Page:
"Compared to a city, Mara, B.C. was like living in a vacuum for a year."

photo by Lindsey Hampton
photo by Lindsey Hampton

Siskiyou certainly couldn’t have had more humble of a beginning. Last year’s self-titled debut emerged from simple collaborations between singer-songwriter Colin Huebert and guitarist Erik Arnesen, who also worked alongside each other in Ontario folk rock outfit Great Lake Swimmers. Following Huebert’s departure from Great Lake Swimmers in 2008, he moved to the West Coast and recorded Siskiyou at an assortment of informal locations around Vancouver. But with its membership having doubled since last year—drummer Shaunn Watt and bassist Peter Carruthers now fill out the roster—and their sophomore album, Keep Away the Dead, now available to the masses, Siskiyou is ready to break more hearts than ever before.

Their latest album wrestles with the question of mortality, supported by Huebert’s signature vocals, which instill feelings of hominess and sorrowful nostalgia all within the same note. Discorder recently caught up with bandleader Huebert on a park bench outside a fire hall in Kitsilano to discuss cultural vacuums, creepy community halls and the downside that comes with having expectations surrounding the release of your sophomore album.

Discorder: How about helping the readers out by starting with how you say your guys’ name?

Colin Huebert: Sisk-e-you.

D: I know you chose the name because of the Siskiyou mountain range that runs along the California-Oregon border, but what does the name mean to you?

CH: To be honest, at this point it just represents this band. It’s the only context I really think about anymore. There was a time I think where it had a deeper meaning for me, symbolically. That time is over [laughs].

D: The new album just dropped. How does it feel to finally get that out?

CH: It feels good. It’s more of a thing to just finish it and get it mixed and mastered and figure out the artwork. Then when it comes out, it’s almost like a non-thing compared to all the work I had to do personally to get it finished. I don’t have a lot to do with the releasing of the record so for me, it’s more about finishing the record. That’s more of a monumental moment than releasing it, though I’m glad that it’s out.

D: You recently lived in Mara, B.C. for about a year. How do you think moving to a place with a population of under 400 affected you musically?

CH: I was telling someone recently that, culturally, it was kind of like living in a vacuum. My wife and I don’t have a television and there was no internet except dial up. Compared to a city, it was like living in a vacuum for a year. There were lots of really great things about it, but culturally it was kind of meh. [But] you’re working on a song in Mara and you can just go outside and sit on your front porch because there’s no neighbours. Here, you have to close all the windows and close all the doors so that your neighbours don’t hear you. So there’s a difference. Whether that’s good or bad, I don’t really know, actually.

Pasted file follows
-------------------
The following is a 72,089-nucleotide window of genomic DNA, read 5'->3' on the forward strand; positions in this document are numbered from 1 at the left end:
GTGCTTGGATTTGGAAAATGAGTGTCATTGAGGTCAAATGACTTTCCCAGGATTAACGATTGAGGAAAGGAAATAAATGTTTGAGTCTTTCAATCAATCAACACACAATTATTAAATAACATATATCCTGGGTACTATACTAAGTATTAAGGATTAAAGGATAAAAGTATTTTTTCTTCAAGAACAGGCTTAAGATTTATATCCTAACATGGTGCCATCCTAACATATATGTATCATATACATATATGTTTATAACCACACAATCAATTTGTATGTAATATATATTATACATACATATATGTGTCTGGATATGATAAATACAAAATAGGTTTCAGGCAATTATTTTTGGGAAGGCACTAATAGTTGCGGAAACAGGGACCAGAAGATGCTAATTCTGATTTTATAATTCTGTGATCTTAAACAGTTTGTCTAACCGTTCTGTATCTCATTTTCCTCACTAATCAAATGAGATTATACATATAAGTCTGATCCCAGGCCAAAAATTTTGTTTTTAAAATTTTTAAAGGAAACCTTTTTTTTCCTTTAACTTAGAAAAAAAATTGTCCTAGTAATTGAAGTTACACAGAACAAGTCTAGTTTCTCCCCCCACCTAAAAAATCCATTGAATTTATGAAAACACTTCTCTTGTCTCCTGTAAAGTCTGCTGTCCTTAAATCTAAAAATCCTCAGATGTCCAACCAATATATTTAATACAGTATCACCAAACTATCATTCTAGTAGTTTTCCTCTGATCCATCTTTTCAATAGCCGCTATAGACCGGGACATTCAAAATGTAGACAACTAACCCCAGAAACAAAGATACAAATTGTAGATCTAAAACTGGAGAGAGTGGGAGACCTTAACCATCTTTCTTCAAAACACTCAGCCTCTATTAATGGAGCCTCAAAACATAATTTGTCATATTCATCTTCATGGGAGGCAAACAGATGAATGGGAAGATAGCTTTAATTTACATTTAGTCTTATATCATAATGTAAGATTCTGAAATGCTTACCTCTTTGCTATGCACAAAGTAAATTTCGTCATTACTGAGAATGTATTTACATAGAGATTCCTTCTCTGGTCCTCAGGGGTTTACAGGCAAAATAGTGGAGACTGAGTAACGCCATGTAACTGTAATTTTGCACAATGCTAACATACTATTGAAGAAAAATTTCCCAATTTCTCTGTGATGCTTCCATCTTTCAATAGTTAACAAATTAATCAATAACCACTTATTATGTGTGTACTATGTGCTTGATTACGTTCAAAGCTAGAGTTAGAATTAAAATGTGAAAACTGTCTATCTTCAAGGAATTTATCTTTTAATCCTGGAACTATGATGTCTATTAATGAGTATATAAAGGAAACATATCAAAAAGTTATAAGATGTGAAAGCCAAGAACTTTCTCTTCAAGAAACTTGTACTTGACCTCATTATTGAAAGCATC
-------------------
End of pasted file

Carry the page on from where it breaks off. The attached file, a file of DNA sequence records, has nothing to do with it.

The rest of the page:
D: How was the recording process different this time?

CH: It was a bit more stressful, I think. And a bit less easy-going. Before, we didn’t even know if we would put out a record. It was kind of irrelevant how it turned out. This time you have a company [Constellation Records] who is going to put out the record, so there are certain expectations that come with that, and it becomes more of a stressful affair when there’s expectations involved—on your part and on everyone’s part. Not that it was a bad thing. It just is what it is, I suppose.

D: How was recording in the Mara community hall?

CH: It was good. It was a little creepy though because it’s this 100-year-old community hall and they rarely use it because there’s only 300-400 people in the town, so there’s only so much demand for it. It was dark, it was cold and there was no one around because I recorded one month by myself. When Erik was there, there was safety in numbers. It was pretty creepy at night and we couldn’t turn the heat on because it made too much noise, so it was actually really cold too. So it was dark and cold and scary, but enjoyable. [laughs]

D: The general theme of the new album seems pretty blatant with the title, Keep Away the Dead.

CH: It’s kind of metaphorical, obviously, but there are some themes that play throughout the record. I don’t think it’s consistently on every track, or anything.

D: I love the cover of Neil Young’s “Revolution Blues.” What made you choose to cover that one?

CH: I didn’t choose it; it kind of chose me. It just seemed like a good thing to do live, so we came up with an arrangement for the band that seemed to work really well. We did it live for about a month when we were on tour. I liked it, people liked it, everyone liked it. So we decided, “why not record it?”

D: Your music has been compared to the Pacific Northwest. Why do you think that is?

CH: I have no idea, I’m from Ontario. I guess I’ve been out here for about eight years, but I’m originally from probably the most southern town in Canada [Wainfleet]. I don’t know [about] the Pacific Northwest connection though. Maybe someone just said it once and everyone just stole it. I have no idea how these things get perpetuated. I identify with the Pacific Northwest, but I’m not trying to write songs about it. Maybe someone just took the name of the band and tried to extrapolate. We’ll make a sunny pop record for the next one and then maybe it’ll get compared to California rock.